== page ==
Hapuka have been difficult off the Bay all winter. Even the usually reliable reefs around Main Rock have been slow, though with good reports from South of Cape Brett, and North of the Cavallis, our situation may change as the fish get on the move after their spawning season. Live baits dropped deep on 71Meter while kingfishing will often return a good hapuka during the spring fishing months.
As always, drop me an email at email@example.com if you have any queries.
Geoffs' Fishing Report 13/7/06
Winter chills have slowed the feeding activity of snapper in the Bay, and with water temps at 15C or lower, a bit more patience may be needed.
Best snapper activity is at change of light, close in to the rocks with a good berley trail, though cold nights and mornings may dampen the enthusiasm.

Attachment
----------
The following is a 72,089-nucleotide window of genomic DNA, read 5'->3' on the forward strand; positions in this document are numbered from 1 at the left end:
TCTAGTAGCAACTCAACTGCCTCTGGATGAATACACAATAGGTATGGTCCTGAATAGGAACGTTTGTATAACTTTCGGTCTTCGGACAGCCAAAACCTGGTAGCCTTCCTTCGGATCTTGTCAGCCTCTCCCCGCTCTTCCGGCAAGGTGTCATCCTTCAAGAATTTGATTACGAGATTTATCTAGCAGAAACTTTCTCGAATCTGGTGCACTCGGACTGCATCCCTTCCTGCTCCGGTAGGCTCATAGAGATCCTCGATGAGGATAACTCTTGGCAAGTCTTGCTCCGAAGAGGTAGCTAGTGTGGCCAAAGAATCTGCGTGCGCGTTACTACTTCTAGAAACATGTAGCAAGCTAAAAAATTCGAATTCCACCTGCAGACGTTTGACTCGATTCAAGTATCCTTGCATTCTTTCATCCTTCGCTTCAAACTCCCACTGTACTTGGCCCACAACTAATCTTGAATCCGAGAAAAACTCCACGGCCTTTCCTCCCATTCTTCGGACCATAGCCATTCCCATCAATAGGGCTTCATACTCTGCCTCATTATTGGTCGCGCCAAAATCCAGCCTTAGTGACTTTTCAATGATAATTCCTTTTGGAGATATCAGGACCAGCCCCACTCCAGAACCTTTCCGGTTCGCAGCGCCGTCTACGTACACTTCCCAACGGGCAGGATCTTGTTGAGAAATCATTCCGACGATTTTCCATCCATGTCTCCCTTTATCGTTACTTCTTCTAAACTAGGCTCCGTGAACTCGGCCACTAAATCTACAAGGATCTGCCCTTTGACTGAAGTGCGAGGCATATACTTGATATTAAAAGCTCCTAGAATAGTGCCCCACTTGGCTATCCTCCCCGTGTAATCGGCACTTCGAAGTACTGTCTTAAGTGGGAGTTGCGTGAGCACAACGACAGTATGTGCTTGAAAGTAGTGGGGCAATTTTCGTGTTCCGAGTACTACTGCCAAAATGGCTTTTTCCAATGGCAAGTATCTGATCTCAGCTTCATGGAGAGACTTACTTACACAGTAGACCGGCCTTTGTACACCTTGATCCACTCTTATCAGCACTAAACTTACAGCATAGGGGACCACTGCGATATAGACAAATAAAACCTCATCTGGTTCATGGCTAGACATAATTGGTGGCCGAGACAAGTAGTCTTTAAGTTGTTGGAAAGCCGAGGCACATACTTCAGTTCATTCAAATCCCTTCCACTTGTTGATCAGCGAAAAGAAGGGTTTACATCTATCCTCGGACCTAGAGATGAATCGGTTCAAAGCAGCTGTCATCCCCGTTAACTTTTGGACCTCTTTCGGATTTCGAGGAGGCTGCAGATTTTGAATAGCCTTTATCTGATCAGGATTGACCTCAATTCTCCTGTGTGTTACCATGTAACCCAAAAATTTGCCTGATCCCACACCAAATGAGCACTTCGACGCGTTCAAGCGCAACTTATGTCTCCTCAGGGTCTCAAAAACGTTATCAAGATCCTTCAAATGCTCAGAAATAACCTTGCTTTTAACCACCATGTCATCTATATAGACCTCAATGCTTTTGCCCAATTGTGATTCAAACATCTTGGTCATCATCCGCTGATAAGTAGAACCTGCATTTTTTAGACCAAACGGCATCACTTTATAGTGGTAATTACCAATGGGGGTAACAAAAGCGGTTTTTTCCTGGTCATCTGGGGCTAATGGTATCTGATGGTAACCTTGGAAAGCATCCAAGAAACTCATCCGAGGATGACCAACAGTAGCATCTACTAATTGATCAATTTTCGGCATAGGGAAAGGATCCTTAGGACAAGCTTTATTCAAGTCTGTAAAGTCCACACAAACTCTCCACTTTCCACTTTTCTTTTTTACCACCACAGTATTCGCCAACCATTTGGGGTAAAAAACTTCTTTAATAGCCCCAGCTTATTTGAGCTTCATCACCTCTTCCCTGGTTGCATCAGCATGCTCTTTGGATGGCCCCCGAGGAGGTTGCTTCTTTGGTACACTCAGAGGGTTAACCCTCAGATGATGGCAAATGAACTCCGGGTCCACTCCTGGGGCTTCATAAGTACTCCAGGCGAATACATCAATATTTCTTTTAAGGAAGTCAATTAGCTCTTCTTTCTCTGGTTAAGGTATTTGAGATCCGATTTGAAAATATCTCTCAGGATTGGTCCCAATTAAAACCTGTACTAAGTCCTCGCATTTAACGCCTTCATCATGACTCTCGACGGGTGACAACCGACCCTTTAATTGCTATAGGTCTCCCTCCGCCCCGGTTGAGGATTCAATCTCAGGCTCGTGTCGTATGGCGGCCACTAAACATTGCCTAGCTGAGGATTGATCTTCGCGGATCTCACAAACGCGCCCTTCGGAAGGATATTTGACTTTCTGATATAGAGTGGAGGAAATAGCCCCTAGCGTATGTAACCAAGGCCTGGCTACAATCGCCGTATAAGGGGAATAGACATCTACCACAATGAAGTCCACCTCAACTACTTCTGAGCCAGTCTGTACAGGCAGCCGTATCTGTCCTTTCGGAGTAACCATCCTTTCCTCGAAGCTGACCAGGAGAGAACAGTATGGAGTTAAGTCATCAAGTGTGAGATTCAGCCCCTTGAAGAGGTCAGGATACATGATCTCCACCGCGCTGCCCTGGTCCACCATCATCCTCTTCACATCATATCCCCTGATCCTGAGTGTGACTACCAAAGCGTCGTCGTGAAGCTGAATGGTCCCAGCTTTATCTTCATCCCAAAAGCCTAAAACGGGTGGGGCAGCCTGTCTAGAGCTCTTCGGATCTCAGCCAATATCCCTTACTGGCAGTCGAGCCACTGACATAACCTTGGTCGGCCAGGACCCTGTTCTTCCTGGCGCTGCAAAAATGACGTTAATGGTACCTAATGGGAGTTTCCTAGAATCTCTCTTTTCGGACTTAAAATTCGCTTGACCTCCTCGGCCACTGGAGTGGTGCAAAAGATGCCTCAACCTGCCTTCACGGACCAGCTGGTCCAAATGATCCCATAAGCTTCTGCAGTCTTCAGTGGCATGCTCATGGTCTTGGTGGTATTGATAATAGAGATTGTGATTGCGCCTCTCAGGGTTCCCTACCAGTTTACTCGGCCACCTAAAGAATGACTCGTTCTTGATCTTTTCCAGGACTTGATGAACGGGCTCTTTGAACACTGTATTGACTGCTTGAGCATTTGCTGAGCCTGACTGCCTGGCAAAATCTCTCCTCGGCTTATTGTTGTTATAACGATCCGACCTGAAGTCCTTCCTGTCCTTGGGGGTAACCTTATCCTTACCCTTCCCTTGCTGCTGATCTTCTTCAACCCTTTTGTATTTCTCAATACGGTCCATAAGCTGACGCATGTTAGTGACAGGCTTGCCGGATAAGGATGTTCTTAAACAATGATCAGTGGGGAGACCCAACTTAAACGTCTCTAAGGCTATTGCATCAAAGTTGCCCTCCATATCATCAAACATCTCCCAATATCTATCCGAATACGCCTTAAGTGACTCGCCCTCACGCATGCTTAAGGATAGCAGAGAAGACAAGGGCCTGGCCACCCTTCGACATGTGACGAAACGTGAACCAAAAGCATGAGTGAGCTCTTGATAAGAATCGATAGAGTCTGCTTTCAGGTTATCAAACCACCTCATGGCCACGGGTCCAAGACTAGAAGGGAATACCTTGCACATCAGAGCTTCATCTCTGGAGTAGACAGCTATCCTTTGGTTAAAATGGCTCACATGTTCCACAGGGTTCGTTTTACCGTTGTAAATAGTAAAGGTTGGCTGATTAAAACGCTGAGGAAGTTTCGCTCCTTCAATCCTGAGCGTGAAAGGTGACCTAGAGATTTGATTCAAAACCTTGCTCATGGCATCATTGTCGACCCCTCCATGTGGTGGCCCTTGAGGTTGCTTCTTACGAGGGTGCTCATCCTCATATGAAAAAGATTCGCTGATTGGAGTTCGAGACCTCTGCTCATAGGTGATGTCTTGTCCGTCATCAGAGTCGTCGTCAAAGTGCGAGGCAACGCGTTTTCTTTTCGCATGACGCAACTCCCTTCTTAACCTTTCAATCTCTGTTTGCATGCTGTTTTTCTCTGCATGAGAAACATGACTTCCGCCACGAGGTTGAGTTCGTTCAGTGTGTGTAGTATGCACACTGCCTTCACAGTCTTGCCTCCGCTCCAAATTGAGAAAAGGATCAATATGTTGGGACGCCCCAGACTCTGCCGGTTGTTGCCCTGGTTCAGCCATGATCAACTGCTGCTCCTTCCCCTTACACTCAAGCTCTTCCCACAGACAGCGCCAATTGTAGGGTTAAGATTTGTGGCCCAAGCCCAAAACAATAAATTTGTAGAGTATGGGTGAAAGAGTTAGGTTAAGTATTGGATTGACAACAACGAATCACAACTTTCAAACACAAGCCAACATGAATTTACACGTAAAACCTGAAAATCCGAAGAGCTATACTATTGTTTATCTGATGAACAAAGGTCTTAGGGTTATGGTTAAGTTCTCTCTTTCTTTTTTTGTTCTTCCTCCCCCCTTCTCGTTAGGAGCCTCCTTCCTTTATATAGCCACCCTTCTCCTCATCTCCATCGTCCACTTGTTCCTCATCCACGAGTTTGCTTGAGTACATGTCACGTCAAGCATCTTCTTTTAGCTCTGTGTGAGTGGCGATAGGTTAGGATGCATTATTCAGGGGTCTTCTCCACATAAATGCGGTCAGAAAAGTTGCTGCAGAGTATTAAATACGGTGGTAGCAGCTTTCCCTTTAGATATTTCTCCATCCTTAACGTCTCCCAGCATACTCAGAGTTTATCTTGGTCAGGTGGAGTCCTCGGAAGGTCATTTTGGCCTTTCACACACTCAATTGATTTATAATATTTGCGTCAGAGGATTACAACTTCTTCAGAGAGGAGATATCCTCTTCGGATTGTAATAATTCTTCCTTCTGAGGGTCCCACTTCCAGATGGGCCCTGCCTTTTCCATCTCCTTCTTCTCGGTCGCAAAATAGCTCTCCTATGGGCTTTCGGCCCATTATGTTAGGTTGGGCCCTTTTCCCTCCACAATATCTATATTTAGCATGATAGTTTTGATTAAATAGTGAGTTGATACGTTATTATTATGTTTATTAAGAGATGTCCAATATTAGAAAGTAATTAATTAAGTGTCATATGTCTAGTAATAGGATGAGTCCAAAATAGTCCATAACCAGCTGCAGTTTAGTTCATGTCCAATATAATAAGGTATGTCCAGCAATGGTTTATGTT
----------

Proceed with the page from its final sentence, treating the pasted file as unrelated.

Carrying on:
Recent days have seen some good snapper action during the day from Centre Foul through to the broken foul area to the south east of Onslow Rock. Large scattered schools of small jack mackerel, slimeys and some pilchards have attracted good snapper and an occasional kingie. Try anchoring on the edge of some foul at about 40M and fish ledger rigs with smallish hooks. As well as the odd snapper there is a good chance of some winter conditioned terakihi in this area. Don't be afraid to float a large bait on a strayline, or a small midwater live bait. Feeding activity may be spasmodic, but some big snapper are patrolling the bait schools. Fishing straylines at this time of year is usually a frustration with barracoutta, but the razor gang have not shown up as yet. A recent trip out to 200M provided proof that they are still out in the deep, providing a useful funtion as 'on the spot' hapuka bait.